Child-care funding restored with shutdown’s end
Funding to support child care for more than 2,200 children in Durham County and other aid threatened by the shutdown of the federal government have been restored.
Due to the shutdown, Durham County officials expected child-care subsidies to be suspended after Friday. And other federally-supported programs, like adult day care and in-home aid services, also were threatened. Some programs already had been suspended.
But on Thursday, after the federal government’s reopening, Durham County Department of Social Services Director Michael Becketts announced that the suspension of services was over.
“The work of our federal government…reversing its partial shutdown means that our government here in Durham can return to normal operations,” Becketts said in a letter to child-care providers. “It is with much relief that I am writing this letter to let you know that child-care subsidies have been restored to original funding.”
Local leaders had looked to state officials to see the status of federal funds for aid programs. Ricky Diaz, a spokesman for the N.C. Department of Health and Human Services, said in an email Thursday morning that leadership and staff in the department worked “since the early hours” to restore services after federal lawmakers reached a deal.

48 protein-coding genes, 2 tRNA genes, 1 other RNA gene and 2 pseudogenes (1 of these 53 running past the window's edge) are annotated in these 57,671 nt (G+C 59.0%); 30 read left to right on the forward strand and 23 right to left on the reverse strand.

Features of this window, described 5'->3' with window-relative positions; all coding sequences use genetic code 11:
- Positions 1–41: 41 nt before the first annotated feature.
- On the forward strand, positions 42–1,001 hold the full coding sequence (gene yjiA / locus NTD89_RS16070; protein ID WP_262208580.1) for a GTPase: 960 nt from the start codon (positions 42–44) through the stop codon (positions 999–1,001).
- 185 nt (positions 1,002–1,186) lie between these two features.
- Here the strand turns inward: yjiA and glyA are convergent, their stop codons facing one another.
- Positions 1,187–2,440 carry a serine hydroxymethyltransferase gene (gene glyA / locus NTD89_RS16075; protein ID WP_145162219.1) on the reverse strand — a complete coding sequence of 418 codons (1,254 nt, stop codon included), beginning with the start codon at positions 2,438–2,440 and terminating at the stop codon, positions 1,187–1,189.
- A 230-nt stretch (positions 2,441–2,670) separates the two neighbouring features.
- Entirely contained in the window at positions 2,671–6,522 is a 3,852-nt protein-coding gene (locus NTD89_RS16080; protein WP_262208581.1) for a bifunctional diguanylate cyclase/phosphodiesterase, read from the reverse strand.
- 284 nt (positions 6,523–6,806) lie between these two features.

“Counties were notified that all federal child-care funds have been restored to their previous levels, and counties that were forced to suspend services can contact families and restore services effective immediately,” he said.
Diaz also said that 2,200 of the department’s employees who were furloughed or whose hours were reduced hours due to the shutdown were told they could return to work.
Counties were notified that they could immediately start processing Work First applications again, he said.
Work First is North Carolina’s program for helping families stay off or move off welfare into jobs under the federal Temporary Assistance for Needy Families initiative.
In Durham County, Becketts had said previously that the shutdown forced officials to suspend Work First services that helped people in-need to get transportation to work or job training.
In an interview with reporters on Thursday, Gov. Pat McCrory said Congress and the president “finally got (their) act together.” He urged lawmakers and the president to come up with a “long-term solution.”